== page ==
That distrust was certainly heightened by everyone's belief that Lindstrom was sitting on information that could help convict Rachel's rapist, even though Lindstrom's commitment to confidentiality should have proven whose side he was on.
How can Benson continue to get therapy from Lindstrom after all that, for that matter?
Ed Tucker. I've been invited to his retirement party. It's crazy. I've had guns in my face but I'm afraid of seeing an ex-boyfriend.Benson
She used a session to interrogate him and Carisi attempted to subpoena his records on her orders. How can he continue treating her after that?
Other issues SVU touched on included the difficulties that women -- especially women of color -- often face on the job that could contribute to suicide rates and how difficult it is for spouses and other family members to get through to the NYPD that a cop needs mental health treatment.
These weren't explored in-depth, but they were important issues to raise and I'm glad SVU brought them up.
FInally, let's talk about Tucker.
Tucker's suicide was different from the others.
He had a terminal illness that would soon result in dementia-like symptoms and chose to end his life now rather than waiting for it to end naturally.
That puts his death on an entirely different level than the other suicides, to the point that it was ridiculous for him to be lumped in as yet another cop suicide.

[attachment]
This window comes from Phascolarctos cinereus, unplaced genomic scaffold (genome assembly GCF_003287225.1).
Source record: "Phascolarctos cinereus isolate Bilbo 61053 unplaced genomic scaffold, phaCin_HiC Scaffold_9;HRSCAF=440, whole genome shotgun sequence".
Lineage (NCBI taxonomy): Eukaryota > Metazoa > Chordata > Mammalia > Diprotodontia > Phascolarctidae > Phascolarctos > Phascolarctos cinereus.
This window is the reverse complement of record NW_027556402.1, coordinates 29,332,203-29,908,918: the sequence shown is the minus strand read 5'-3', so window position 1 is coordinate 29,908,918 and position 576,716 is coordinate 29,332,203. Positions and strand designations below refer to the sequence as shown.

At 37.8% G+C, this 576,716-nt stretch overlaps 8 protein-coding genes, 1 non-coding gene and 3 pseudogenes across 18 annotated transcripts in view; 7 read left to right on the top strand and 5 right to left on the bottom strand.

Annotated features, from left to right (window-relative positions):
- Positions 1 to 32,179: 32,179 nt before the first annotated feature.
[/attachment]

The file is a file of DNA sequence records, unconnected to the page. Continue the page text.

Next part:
That might have happened even if there was no Rachel Wilson accusing him of covering up her rape and no ex-partner who turned out to be a rapist.
Tucker's involvement in the cover-up was accidental at most.
SVU devoted a lot more time to Benson trying to find out why Tucker was lying to her than to the truth, which was that he was having memory lapses because of his cancer and had believed his partner's lies all those years ago.
Fin: These IAB guys know how to reel them in.
Benson: One thing about Ed Tucker. He always settles his debts.
The story took a weird turn when Benson began blaming herself for "hurting" him by breaking up with him. It was a rewrite of history.
Benson broke up with Tucker because he wanted her to retire and travel the world with him and she wasn't ready to give up her career. She had nothing to apologize for. They were in different stages of life, period. It happens.
There was an odd undercurrent running throughout the hour of Benson feeling guilty because she chose her career and her child over other people.
She wished she'd had coffee with Rachel instead of getting wrapped up in adopting Noah and getting promoted at work.
And she wished she'd stayed with Tucker instead of refusing to give up her career before she was ready.
What was up with that?
Some of it, of course, was just survivor's guilt because Rachel died and Tucker had brain cancer. But still. Benson seemed to be feeling guilty about being strong enough to put herself first, and that was not like her.
Your turn, Law & Order: SVU fanatics. How well do you think SVU handled the suicide epidemic among cops with this story?
Hit SHOW COMMENTS and share your thoughts.
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Jack Ori is a senior staff writer for TV Fanatic. Follow him on Twitter.